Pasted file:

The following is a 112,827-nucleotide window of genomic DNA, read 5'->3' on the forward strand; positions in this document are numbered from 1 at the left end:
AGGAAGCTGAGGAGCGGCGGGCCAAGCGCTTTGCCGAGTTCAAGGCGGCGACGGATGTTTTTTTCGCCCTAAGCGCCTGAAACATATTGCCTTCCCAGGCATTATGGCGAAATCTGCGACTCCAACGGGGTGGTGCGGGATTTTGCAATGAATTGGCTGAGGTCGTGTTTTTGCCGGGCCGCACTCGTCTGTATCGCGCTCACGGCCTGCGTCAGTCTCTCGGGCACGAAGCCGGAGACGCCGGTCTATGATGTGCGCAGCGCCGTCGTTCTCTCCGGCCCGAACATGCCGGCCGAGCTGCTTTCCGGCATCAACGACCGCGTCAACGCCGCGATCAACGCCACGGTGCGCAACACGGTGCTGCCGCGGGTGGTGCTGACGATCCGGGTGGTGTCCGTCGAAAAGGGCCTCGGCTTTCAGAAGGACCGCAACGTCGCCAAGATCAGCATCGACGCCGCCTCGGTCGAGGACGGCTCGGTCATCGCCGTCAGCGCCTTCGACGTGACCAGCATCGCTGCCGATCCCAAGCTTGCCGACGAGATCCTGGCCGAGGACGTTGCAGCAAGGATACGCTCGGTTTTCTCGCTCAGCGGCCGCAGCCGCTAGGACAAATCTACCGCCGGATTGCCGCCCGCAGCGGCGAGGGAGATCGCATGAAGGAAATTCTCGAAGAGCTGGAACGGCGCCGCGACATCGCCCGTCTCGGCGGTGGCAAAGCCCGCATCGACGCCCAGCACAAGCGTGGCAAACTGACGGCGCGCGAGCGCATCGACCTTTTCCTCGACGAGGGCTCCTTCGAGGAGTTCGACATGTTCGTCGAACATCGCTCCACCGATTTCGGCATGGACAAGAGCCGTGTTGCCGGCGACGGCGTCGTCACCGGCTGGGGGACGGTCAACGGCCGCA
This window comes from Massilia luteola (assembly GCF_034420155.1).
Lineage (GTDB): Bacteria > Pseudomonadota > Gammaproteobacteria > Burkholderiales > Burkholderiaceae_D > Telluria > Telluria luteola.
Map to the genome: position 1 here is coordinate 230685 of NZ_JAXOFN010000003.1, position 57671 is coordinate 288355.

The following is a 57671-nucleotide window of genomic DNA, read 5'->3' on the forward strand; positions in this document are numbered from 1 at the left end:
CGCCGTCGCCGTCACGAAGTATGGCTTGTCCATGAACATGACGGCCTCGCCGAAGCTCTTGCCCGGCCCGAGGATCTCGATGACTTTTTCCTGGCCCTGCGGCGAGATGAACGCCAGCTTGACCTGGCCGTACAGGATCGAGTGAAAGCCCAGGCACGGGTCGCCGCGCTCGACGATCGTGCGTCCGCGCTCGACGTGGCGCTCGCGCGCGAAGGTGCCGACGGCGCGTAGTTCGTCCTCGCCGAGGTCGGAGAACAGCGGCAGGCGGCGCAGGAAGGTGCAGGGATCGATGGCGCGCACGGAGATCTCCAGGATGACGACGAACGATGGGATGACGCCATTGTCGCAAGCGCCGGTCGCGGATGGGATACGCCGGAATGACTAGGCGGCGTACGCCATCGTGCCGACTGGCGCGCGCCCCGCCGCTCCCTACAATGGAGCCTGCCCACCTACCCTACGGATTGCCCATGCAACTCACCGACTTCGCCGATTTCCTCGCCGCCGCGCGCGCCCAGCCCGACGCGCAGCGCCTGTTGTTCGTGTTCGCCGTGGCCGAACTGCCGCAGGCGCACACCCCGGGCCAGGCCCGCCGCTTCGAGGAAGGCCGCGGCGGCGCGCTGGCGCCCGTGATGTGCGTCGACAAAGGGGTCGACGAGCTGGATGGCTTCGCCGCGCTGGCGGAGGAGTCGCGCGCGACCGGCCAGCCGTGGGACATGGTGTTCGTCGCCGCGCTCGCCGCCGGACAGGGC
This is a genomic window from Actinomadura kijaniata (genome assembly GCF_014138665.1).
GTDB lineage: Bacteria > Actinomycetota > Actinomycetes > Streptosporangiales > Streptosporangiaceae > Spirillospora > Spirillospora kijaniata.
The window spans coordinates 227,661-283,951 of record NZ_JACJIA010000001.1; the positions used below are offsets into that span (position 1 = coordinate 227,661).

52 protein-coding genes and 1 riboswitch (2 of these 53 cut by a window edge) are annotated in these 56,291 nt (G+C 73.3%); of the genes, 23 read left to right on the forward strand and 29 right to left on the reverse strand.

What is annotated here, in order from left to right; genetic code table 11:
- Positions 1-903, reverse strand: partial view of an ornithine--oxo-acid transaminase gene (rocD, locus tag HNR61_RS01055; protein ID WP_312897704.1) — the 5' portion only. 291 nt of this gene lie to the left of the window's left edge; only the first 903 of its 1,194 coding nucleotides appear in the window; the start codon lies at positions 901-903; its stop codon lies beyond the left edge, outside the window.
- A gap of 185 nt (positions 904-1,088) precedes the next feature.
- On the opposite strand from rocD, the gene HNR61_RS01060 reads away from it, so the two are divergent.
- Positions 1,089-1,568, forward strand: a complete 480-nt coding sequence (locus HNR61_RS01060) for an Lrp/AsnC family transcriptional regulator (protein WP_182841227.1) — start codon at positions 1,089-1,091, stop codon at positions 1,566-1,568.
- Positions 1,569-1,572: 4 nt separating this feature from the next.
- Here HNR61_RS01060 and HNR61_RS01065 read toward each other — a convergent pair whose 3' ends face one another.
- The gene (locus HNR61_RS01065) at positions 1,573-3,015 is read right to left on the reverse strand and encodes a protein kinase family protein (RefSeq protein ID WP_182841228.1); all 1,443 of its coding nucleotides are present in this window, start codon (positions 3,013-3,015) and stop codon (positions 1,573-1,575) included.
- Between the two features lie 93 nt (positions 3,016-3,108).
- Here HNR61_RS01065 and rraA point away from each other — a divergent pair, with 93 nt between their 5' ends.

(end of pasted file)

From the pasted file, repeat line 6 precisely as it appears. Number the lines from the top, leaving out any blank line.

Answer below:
The following is a 57671-nucleotide window of genomic DNA, read 5'->3' on the forward strand; positions in this document are numbered from 1 at the left end: